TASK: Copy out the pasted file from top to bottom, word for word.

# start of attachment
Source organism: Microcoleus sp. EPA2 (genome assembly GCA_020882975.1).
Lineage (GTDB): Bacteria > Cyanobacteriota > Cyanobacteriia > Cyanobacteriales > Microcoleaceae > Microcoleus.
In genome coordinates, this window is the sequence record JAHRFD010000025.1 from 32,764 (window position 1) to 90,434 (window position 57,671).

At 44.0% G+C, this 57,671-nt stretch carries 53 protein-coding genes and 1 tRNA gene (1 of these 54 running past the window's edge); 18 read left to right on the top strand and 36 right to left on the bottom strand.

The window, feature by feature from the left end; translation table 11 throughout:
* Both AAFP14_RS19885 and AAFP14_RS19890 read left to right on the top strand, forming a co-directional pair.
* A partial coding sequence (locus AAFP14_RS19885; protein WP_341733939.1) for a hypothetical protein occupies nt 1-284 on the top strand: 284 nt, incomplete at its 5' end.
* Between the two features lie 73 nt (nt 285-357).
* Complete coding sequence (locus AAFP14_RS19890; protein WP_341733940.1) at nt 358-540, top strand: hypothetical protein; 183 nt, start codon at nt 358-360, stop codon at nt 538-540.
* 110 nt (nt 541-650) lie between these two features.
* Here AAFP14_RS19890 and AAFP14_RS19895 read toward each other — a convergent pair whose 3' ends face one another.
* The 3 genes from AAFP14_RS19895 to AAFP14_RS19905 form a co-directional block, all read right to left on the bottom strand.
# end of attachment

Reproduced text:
Source organism: Microcoleus sp. EPA2 (genome assembly GCA_020882975.1).
Lineage (GTDB): Bacteria > Cyanobacteriota > Cyanobacteriia > Cyanobacteriales > Microcoleaceae > Microcoleus.
In genome coordinates, this window is the sequence record JAHRFD010000025.1 from 32,764 (window position 1) to 90,434 (window position 57,671).

At 44.0% G+C, this 57,671-nt stretch carries 53 protein-coding genes and 1 tRNA gene (1 of these 54 running past the window's edge); 18 read left to right on the top strand and 36 right to left on the bottom strand.

The window, feature by feature from the left end; translation table 11 throughout:
* Both AAFP14_RS19885 and AAFP14_RS19890 read left to right on the top strand, forming a co-directional pair.
* A partial coding sequence (locus AAFP14_RS19885; protein WP_341733939.1) for a hypothetical protein occupies nt 1-284 on the top strand: 284 nt, incomplete at its 5' end.
* Between the two features lie 73 nt (nt 285-357).
* Complete coding sequence (locus AAFP14_RS19890; protein WP_341733940.1) at nt 358-540, top strand: hypothetical protein; 183 nt, start codon at nt 358-360, stop codon at nt 538-540.
* 110 nt (nt 541-650) lie between these two features.
* Here AAFP14_RS19890 and AAFP14_RS19895 read toward each other — a convergent pair whose 3' ends face one another.
* The 3 genes from AAFP14_RS19895 to AAFP14_RS19905 form a co-directional block, all read right to left on the bottom strand.